“Wild Rose” is Not to Be Missed

Jessie Buckley and Julie Walters play a troubled daughter and mother at odds in Glasgow.

Last week, in a little gem of a theater called The Screening Room in Newburyport, MA, Marie d’Entremont and I had the pleasure of viewing a 2018 British musical drama directed by Tom Harper (Peaky Blinders). After having its premiere at the Toronto International Film Festival in September 2018, “Wild Rose” has been released in America (in limited release). If you love a star-is-born-type story, do not miss out on seeing this one!

No doubt every reviewer agrees that lead actress Jessie Buckley makes a star-making turn as Rose-Lynn Harlan. She has just been released from prison following a drug conviction in Glasgow, Scotland, and she’s bursting to be free so she can find a Country music career on stage at the Grand Ole Opry, in Nashville. She’s got the drive, the ambition, a thick accent that’s hard to decipher at best, and the stunning vocal talents of the rarest meadowlark. In fact, it’s in the moments when Rose sings that we get to see beyond her rough fa├žade, into her delicate inner being, and glimpse how complex her demons truly are. She is far more eloquent as a singer, than as a speaker. It’s not that she’s uneducated, but more reckless and careless in life. Full of bravado, but unsure what tools will make her dreams come true. Holding her back is her flophouse lifestyle, no idea how to break into the business, extreme self doubts, and her angry, concerned mother (Julie Walters) – who is furious Rose wants to choose dreams of a singing career over reconnecting with the two small children she left behind. Mother has been raising the cherubs in Rose’s absence, and she’s ready to hand them right back over to Rose, probably in hopes it will force her daughter to accept her responsibility and finally grow up. Rose has other ideas.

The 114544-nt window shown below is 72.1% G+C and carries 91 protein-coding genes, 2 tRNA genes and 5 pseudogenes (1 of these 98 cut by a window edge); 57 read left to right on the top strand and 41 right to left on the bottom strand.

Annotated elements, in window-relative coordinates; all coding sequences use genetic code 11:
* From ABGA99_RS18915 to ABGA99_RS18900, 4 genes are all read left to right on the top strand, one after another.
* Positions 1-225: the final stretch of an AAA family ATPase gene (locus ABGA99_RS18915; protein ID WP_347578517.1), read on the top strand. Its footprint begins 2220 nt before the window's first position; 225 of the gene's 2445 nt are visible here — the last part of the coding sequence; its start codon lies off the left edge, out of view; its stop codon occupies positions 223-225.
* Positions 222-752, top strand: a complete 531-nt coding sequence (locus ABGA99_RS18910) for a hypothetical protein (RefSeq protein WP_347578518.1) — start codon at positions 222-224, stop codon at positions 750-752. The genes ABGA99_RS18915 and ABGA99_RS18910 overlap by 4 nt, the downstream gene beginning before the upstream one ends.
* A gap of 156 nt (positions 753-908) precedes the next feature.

Rose winds up working as a cleaning lady to a wealthy couple in town. The refined, graceful wife (Sophie Okonedo), hears Rose singing while she cleans and becomes champion of Rose’s budding talents. She orchestrates that Rose will get to visit a radio recording studio in the city. Later, she hosts a dinner party so all of her wealthy friends and family can help sponsor Rose’s travel plans to Nashville. Of course, Rose is swept up in the excitement and the thrill of having a chance to make her dreams come true. Her mother is less than pleased, and struggles to do what’s in the best interest of Rose’s kids. It’s apparent the children see Rose’s mother as their “Mom” – because of Rose’s constant absences. And despite all her good fortune, Rose keeps messing up by being careless, ignorant and reckless.

The script truly captures what it feels like to be born a creative, talented person, who burns to release that energy into the world and needs someone – anyone – to listen and understand. It also paints an honest portrait of how everyday responsibilities clutter up our lives, only to hamper making those dreams come to fruition. The acting is award-worthy, even though most of our audience had a difficult time understanding the heavy Scottish accents. If you have the tenacity to muddle through, you’ll be very glad you did.

Jessie Buckley is an Irish actress/singer in real life. She starred in the West End Production of “A Little Night Music”. You may have seen her in BBC’s “The Woman in White” (2018), or HBO’s “Chernobyl” (2019). She has the ability to fuse Rose with innocence, ignorance, guts and never falters at creating a character we care about and want to see succeed in life. She stands toe to toe with Julie Walters, who has been brilliant in films like “Educating Rita” (1983), “Billy Elliott” (2000), “Calendar Girls” (2003), “Mamma Mia” (2008) and as Molly Weasley in the Harry Potter films. You’ll remember Sophie Okonedo from “Hotel Rwanda” (2004), “Christopher Robin” (2018) and as Liz Ten in Doctor Who (“The Beast Below”, 2010.)

Another plus to this great film is the soundtrack, featuring Jessie singing live and contributions by country stars such as Wynonna Judd, Emmylou Harris, Hank Snow, Ronnie Bowman, Patty Griffin, Trisha Yearwood and Kacey Musgraves (who makes an appearance on stage).

My feeling is everyone in the audience left deeply moved after following the journey of Rose and her mother, and we could all see glimpses of ourselves and our own desires to follow our dreams, no matter how rough the road was to get there. There was not a dry eye in the house during the final musical performance before the credits rolled. I highly encourage you to see this film if it tours a theater near you. I have no doubt it will score the highest awards for filmmaking. (5 out of 5 stars.)

About the author

David Chrisom

David joined Boston Super Blog in May of 2019. His vibrant personality is rivaled only by his creativity in his artwork and writing. We're lucky to have him on board sharing his thoughts! In his spare time he's a member of the New England Horror Writers.